Stratification based on surnames is the most crucial, but interestingly the most neglected social problem in Kashmir. Fortunately, it doesn't come into play much between friends, neighbors & colleagues but it really appears monstrous, when it comes to marriage.
The usual sense of egalitarianism & equality of these good friends, neighbors & colleagues, takes a back-seat and all of a sudden, they metamorphose into the front-line warriors to safeguard the 'purity' of those two biopolymer strands or polynucleotides of their family's DNA from a possible mutation which may change the nucleotide sequence of their genome.
I don't intend to assault the prerogative which every family has, when it comes to the major decisions like that of children's marriage. Every family has a right to decide which family they are comfortable, to build such an important relationship with.
I do not even have a problem when a someone says 'NO' to others for the marriage proposal since he thinks his family customs, ways of maintaining relationship and over-all life-style is a bit different from him, hence may not gel well. He is well within his rights to say so or think so.
However, the issue arises when he says he & his characteristics are superior & not just different from that of others. And it's the travesty of Islam that he uses Islam for the justification of his perceived superiority. Let's analyze the root of this confusion.
Incontrovertibly, Syeds brought Islam to Kashmir. Peers have, for centuries, taught Islam to rest of the Kashmiris. So it's quite axiomatic that they knew Islam better than others. It also falls in line with the Quranic injunction 'Indeed the most honored of you in the sight of Allah is the most righteous.
(Quran 49:13). And a hadith from Prophet(saw)'s last sermon that all mankind is from Adam and Eve, an Arab has no superiority over a non-Arab nor a non-Arab has any superiority over an Arab; also a white has no superiority over a black nor a black has any superiority over white except by piety and good action.
What better example of piety and good action than bringing Islam and then teaching it, which earned them respect? However, this was the past. Today, it is not the truth. Earlier, If they didn't give out a daughter to someone on the pretext that he didn't know much Islam, that could be justified, but Islam is not confined to these families alone, anymore.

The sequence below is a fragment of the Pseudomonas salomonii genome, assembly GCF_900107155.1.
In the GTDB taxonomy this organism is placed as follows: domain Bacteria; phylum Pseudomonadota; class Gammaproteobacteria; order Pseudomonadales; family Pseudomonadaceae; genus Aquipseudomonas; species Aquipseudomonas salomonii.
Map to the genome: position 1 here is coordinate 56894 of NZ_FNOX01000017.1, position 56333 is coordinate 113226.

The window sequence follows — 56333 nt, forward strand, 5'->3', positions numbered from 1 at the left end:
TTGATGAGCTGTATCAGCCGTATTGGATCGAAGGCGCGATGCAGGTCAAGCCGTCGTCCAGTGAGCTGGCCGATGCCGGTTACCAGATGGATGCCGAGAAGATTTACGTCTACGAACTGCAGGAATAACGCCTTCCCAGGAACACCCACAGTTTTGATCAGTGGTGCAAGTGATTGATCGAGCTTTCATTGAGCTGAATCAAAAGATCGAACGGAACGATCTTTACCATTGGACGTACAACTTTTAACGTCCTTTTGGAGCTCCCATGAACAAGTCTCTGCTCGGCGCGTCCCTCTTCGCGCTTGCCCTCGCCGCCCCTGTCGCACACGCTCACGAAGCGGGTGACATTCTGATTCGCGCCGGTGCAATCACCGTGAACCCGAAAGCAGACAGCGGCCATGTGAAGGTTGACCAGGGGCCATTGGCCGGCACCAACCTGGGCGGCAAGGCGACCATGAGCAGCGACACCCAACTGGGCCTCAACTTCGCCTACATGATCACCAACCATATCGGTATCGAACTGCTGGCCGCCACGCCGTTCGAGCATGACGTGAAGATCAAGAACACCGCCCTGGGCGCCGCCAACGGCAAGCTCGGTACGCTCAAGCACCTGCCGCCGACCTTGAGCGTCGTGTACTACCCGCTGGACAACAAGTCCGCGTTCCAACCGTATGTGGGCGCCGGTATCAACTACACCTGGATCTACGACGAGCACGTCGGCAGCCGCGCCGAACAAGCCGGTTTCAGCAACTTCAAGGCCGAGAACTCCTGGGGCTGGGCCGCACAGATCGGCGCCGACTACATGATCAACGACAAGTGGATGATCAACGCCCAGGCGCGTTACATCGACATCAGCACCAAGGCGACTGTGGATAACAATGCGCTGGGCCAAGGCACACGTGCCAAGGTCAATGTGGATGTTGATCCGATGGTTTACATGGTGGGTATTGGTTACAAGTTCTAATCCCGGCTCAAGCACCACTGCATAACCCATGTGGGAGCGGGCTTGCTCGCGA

My prefix is Peerzada, but I am not a Hafiz. And there are so many other people in Kashmir from all the families who memorize Quran by heart. So, they are, anytime, more pious than me and most likely are superior to me in the sight of Allah. Now, the nobility of my grand-father or his father, does not make me a better person, if I have not bequeathed it.
The following verse from Qura'n will make things blatantly conspicuous:
'And no bearer of burdens will bear the burden of another. And if a heavily laden soul calls [another] to [carry some of] its load, nothing of it will be carried, even if he should be a close relative. You can only warn those who fear their Lord unseen and have established prayer.
And whoever purifies himself only purifies himself for [the benefit of] his soul. And to God is the [final] destination' (Surah Fatir 35:18). The verse clearly says that whoever purifies himself only purifies himself for the benefit of his soul. This signifies his son or daughter will have no benefit from him.
In fact it's the other way around. A father or a mother can benefit if they make their children pious, as the credit would go to them for such an upbringing.
Since I am trying to include arguments from both the sides, I would like to cite one more argument from such families. They say that they are noble in a way that it's very rare to see them picking up fights with neighbors etc , raising voice and that they are 'shareef' in the sense that they don't use expletives at least in public or in their family, which is a sign of nobility.
Although I appreciate the fact that they maintain this level of decency, but painting everyone else with the same brush is a stereotype which doesn't hold water. I know of many people who are neither Syeds nor Peers, who do maintain such a discipline and teach the same to their children. Since we proved above with a verse from Qura'n that piety is acquired, we shall refer back to genetics which teaches that acquired characteristics are not transmitted.
I know they may say that they can be taught by example though, but I retort and say then everyone else could do the same. I don't want to say these families are not noble but I want to prove that other families are noble too. We should discard the racist Fatawa-i-Jahandari, written by the fourteenth century Turkish scholar, Ziauddin Barani, a member of the court of Muhammad bin Tuglaq, of the Tuglaq dynasty of the Delhi Sultanate.
This Fatwa interpreted 'piety' in the Quranic verse to be associated with noble birth and divided Muslims into Ashrafs & Ajlafs.
Let's make a new beginning to cease with this socially constructed sense of superiority & inferiority as it annihilates the spirit of Islamic equality. The ball is in the court of so called superiors as it's they who have an objection to such marriages not the others.
I request them to emphasize on the character, Islamic knowledge and the practice part of Islam in their 'would-be sons & daughters-in law', rather the spelling of their last names. How can they claim propensity to God by dividing the Ummah on surnames?